When you were in the midst of active addiction, your family and friends probably weren’t able to keep up. It’s very common for an addicted person to disappear for days at a time with no explanation, ignoring phone calls and forgetting about their commitments along the way. You became so caught up in the cycle of finding, using and recovering from drugs that communication fell by the wayside.
Now that you are sober, it’s time to become a better steward of your relationships. A large portion of this is learning how to build trust and improve communication in recovery.
Communication and Trust
In order for any relationship to exist, we must focus on building trust. Clear, honest communication is the surest path to bonding with someone. We learn that we can rely on them when we need help, that they tell us what is going on in their lives and that they are someone on whom we can rely.
The more confidence that you have in another person’s honesty, the more likely you are to become close to them. When you remember that substance abuse often results in lying, stealing and uncertainty, it’s easy to see why an addicted person needs to do a complete 180 in how they communicate after treatment.
The deception that characterizes addiction can create lasting damage to your relationships. By regularly checking in with your loved ones and focusing on having meaningful conversations, you can gradually work to rebuild the trust that may have been lost along the way.
Here are some of our top tips for better communication in recovery.
Learning to Listen
Active listening is a valuable skill for anyone, but it is especially crucial for those who are in early recovery. Often, we may find ourselves feeling defensive in the midst of a heated discussion; in those instances, we may stop listening or begin to form a counterargument while the other person is speaking. Learning to pivot from these negative behaviors to more constructive styles of communication is key.
You can become a better listener by paying close attention to what the other person says. Show them that you’re engaged in what they’re saying by nodding along and smiling. Avoid interrupting – instead, wait until they fully complete their thought before responding. If you follow these tips, you should improve your listening skills significantly.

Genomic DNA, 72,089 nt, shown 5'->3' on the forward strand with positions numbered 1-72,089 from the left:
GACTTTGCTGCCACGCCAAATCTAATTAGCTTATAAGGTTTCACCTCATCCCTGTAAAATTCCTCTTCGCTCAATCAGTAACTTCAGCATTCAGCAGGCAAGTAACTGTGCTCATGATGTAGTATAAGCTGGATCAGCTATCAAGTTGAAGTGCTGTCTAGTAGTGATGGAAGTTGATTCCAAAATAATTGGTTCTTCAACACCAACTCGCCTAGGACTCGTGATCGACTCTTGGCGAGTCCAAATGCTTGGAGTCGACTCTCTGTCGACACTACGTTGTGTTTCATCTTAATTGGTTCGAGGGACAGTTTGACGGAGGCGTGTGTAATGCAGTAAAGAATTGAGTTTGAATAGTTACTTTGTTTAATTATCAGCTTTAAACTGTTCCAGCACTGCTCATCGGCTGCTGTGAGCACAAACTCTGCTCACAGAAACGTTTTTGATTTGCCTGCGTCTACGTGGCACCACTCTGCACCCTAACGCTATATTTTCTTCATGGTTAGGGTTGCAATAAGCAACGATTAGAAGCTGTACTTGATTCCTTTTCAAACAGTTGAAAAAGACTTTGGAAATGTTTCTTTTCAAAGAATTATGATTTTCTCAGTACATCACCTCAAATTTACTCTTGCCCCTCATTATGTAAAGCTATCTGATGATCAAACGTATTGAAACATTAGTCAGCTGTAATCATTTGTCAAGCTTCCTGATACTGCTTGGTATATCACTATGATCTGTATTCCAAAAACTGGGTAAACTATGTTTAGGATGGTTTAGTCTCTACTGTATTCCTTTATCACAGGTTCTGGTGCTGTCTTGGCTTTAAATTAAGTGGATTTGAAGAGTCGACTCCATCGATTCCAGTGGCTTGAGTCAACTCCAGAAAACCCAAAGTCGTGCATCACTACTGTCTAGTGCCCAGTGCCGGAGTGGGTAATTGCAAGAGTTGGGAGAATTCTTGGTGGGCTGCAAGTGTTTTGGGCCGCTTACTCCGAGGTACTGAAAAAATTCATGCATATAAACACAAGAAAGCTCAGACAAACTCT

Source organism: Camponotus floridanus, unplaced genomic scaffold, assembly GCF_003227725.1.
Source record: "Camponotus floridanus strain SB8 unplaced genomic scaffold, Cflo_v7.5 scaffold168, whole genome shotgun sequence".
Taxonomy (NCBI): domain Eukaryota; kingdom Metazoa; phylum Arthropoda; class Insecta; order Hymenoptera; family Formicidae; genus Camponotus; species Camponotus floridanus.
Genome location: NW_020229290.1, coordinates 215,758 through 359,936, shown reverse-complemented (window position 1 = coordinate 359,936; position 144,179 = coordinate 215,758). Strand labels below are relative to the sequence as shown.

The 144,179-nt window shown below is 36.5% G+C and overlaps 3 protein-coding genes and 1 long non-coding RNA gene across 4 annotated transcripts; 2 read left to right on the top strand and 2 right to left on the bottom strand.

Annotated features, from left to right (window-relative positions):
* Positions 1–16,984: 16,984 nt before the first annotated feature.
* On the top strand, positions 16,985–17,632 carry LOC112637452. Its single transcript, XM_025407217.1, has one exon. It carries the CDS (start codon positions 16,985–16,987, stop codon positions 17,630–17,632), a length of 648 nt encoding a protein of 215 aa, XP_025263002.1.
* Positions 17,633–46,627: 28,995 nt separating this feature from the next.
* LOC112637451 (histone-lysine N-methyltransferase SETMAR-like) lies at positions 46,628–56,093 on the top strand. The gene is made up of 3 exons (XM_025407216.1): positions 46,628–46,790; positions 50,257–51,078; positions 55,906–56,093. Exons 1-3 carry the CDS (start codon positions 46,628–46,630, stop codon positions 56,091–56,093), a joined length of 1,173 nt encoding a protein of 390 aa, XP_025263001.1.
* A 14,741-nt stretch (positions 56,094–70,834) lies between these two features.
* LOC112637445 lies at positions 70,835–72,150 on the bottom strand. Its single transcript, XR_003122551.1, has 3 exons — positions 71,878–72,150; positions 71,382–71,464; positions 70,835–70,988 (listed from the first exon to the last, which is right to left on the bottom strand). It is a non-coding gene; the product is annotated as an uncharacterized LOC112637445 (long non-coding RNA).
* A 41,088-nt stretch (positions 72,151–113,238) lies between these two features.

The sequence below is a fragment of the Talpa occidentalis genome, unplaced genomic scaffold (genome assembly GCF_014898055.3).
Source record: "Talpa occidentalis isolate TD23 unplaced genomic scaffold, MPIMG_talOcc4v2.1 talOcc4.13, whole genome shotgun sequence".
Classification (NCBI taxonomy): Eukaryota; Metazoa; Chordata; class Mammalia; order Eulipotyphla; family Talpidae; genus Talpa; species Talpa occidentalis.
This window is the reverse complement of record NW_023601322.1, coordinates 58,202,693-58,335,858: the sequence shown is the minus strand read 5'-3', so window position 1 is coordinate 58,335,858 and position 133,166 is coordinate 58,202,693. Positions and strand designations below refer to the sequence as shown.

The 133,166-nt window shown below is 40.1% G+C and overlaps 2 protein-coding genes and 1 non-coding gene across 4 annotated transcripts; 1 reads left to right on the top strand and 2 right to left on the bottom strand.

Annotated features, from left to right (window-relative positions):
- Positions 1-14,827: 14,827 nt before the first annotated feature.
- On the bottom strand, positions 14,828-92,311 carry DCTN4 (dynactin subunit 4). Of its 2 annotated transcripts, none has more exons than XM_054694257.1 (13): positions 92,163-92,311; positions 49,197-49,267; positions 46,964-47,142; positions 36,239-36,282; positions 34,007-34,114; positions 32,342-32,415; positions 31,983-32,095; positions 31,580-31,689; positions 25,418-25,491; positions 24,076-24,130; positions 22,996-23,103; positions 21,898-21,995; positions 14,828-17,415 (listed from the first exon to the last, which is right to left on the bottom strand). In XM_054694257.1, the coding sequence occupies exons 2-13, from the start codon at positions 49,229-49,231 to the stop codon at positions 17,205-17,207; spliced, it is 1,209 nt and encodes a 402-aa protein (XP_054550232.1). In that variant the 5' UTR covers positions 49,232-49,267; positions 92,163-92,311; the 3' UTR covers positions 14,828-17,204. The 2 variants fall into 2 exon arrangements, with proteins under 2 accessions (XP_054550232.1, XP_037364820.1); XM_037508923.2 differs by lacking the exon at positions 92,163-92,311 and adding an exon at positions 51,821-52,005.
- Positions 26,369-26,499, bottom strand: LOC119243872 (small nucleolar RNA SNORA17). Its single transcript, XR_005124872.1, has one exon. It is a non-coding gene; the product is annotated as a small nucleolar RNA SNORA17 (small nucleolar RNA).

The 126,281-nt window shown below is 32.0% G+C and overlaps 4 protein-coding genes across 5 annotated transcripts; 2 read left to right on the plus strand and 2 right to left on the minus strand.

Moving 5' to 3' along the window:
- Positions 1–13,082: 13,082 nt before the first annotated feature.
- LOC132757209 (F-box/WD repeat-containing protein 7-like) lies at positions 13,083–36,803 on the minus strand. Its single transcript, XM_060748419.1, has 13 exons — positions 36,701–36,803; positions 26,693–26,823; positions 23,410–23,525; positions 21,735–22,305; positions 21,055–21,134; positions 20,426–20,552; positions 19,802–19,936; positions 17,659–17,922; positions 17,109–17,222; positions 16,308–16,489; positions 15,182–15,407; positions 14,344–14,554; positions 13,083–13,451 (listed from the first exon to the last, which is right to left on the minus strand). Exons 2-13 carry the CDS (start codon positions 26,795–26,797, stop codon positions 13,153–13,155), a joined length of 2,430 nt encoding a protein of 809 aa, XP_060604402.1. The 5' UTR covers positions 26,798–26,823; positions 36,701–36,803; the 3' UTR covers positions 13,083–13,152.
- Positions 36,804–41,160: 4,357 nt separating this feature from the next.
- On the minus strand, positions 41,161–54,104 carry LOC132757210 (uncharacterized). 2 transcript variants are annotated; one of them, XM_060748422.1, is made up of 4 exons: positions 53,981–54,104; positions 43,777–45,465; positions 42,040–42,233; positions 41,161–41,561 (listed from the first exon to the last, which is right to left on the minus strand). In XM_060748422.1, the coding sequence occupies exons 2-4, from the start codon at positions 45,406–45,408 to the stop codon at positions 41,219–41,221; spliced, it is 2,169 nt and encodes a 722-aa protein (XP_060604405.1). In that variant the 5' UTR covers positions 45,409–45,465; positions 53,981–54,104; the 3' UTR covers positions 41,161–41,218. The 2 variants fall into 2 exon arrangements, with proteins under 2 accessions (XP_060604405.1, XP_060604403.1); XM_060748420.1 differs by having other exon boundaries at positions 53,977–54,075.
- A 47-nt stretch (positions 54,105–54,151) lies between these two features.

Understanding How You Come Across
Discovering how others perceive you is a challenging task. Many people who have gone through addiction and recovery believe that they are wholly independent, and that others’ opinions do not matter. While you shouldn’t base all of your choices on what everyone else thinks, it is important to consider how you come across in any social interaction.
Nonverbal cues, for example, are incredibly important when we’re talking about communication. Your voice, tone and body language can change the meaning of your words. If you are working on your one-on-one conversation skills, consider the following:
- Facial expressions – Are you smiling or rolling your eyes? An ill-timed eyebrow raise can indicate skepticism, when you really were trying to convey interest. Pay attention to the faces you make!
- Eye contact – Are you looking at the other person when you speak with them? While repeatedly glancing away can make someone feel that you are nervous, staring without breaking eye contact can also be disconcerting. Experts say you should try maintaining an interested gaze, then breaking it from time to time.
- Tone – The way you say something can be more important than what you’re saying. If others frequently misunderstand your meaning, think about whether you sound earnest, sincere and open-minded in the moment.
- Appearance and grooming – Yes, your aesthetics can also play a role in how you are perceived. We are not here to recommend that you seek out a personal stylist; rather, simply be sure that you are taking care of yourself and your clothing.
Not Taking Anything Personally
Addiction makes people more sensitive to criticism. This is partly because fear is at the root of most substance abuse. Many group sessions focus on learning to hear critique, pause for reflection, decide what to change and avoid thinking of those statements as personal attacks.
When you take things too personally, you are focusing on the wrong parts of the conversation – “They’re mad at me,” or “They think I always mess things up.” In reality, your loved ones are probably not trying to tear you down. They may just be concerned. When you learn to separate yourself from a statement, you give others the benefit of the doubt and improve your communication.
It’s very easy to fly off the handle, especially under the influence of drugs and alcohol. When you are in early recovery, you may be surprised by the intensity of your emotions. Learning to feel those feelings without lashing out can be an ongoing journey for those leaving treatment.
Prioritizing your relationships means making amends. It can also mean learning to stay calm when tempers flare. Many professionals recommend taking deep breaths, regularly meditating and reminding yourself of what you want in the long term. If you’re worried that you may fly off the handle, it’s always okay to step away and collect yourself before responding.
Learning Life Skills for Lasting Recovery
At Cumberland Heights, we understand that recovery is about more than just sobriety – it’s learning to care for ourselves, meet new goals and interact with others in a positive way. That’s why our group programming equips residents with the life skills necessary for improved communication. For more information about our inpatient and outpatient treatment programs, contact our admissions office.